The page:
To encourage supplier transparency, the authors make four recommendations.
- Offer carrots, not just sticks. Suppliers who participate in transparency initiatives may be rewarded with preferred status, better contractual terms or joint investments in capacity building. This helps shift transparency from a compliance requirement to a means of creating business value.
- Link visibility to efficiency. Companies with more visibility into supply chain operations are better able to direct resources where they are needed. In this way, they can address specific environmental or social issues and identify the right suppliers with whom to have a long-term relationship.
- Embed transparency in the value proposition. Companies that source raw materials or products from overseas in industries ranging from coffee and chocolate to clothing and cosmetics have captured market share by deliberately communicating transparency in their supply chain.
- Control your own destiny. If companies don’t like what they see in their supply chain, they can consider vertical integration. The purchase of a sawmill, coffee farm or factory and the establishment of new work practices and environmental standards put visibility in the foreground.
Read “How Supply Chain Transparency Increases Business Value”
Improve data liquidity to make data an asset
Many companies understand the importance of treating data as an asset. Unlike capital assets such as equipment and cash, the value of data doesn’t necessarily have to decrease over time. The key is to maximize data liquidity, which allows organizations to reuse, recombine and reanalyze data assets for process improvement, wrap analysis around existing products, and sell new products. rich in information.
It takes time for companies to reach that point of data monetization, notes Barbara H. Wixom, senior researcher at the MIT Center for Information Systems Research, and co-authors Gabriele Piccoli and Joaquin Rodriguez. When data remains trapped in localized business processes or closed platforms, when it has been replicated in multiple locations, or when it is otherwise inaccurate, liquidity is low. Resources are also needed to improve liquidity. The authors recommend starting with business-critical data assets – that is, all data that is relevant across the enterprise and that can create value in a number of ways.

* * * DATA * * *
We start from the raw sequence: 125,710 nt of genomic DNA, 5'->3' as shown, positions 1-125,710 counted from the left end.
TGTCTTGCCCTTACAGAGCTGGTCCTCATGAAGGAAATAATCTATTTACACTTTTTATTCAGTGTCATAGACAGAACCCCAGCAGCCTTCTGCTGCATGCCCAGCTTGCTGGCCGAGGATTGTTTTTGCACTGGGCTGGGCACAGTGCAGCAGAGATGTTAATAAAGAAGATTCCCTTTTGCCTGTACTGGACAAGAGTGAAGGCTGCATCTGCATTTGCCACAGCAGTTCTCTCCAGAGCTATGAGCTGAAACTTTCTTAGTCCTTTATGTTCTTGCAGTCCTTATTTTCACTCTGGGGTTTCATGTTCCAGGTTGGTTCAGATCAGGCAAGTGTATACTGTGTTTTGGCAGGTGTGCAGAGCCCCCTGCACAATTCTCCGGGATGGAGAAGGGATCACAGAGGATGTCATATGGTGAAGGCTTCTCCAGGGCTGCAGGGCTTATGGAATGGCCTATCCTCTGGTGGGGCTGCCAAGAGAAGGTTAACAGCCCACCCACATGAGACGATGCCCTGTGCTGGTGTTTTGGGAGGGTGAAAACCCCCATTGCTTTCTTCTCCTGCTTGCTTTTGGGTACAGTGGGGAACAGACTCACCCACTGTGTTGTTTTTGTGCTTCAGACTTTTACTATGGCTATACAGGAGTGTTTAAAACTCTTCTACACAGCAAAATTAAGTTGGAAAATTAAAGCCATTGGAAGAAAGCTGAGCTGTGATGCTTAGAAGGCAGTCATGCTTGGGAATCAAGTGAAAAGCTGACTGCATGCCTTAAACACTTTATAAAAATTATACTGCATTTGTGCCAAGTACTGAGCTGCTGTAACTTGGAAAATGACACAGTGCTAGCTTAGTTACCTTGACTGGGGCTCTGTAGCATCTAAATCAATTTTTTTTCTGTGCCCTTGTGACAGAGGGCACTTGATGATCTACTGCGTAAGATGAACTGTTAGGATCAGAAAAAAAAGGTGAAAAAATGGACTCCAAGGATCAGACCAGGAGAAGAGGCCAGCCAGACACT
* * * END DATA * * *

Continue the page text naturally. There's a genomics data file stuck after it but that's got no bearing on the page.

The goal of data liquidity is to decontextualize data from its usual purpose and give it six characteristics: accurate, complete, current, standardized, searchable and understandable. Using a centralized cloud-based platform provides businesses with a single point for sharing, accessing, applying and maintaining data; it also has the advantage of better governance and security. By spending less time collecting and cleaning up data, data teams can implement new analytics use cases faster and spend more time solving business problems.
Read “Accelerated Data Monetization with Mission-Critical Data Assets”
Push AI into production from a leadership position
Many companies have struggled to achieve ROI on AI projects, in large part because AI remains at an exploratory stage. Thomas H. Davenport, member of MIT’s Digital Economy Initiative, and Ren Zhang of BMO Financial Group recommend six strategies to guide the success of enterprise AI initiatives.
- Partner with business units who are not only likely to use AI, but who also understand its potential.
- Select projects with tangible business value and a clear path to production.
- Build trust before deployment by working with business unit leaders to estimate costs and manage change.
- Focus on reusable components, which will reduce the cost and speed of future implementations.
- Use proof of concept projects to demonstrate value, present a solution, and pave the way for production.
- Build a data science pipeline to better manage individual projects as well as the organization’s overall AI roadmap.
Read “Achieve feedback on AI projects”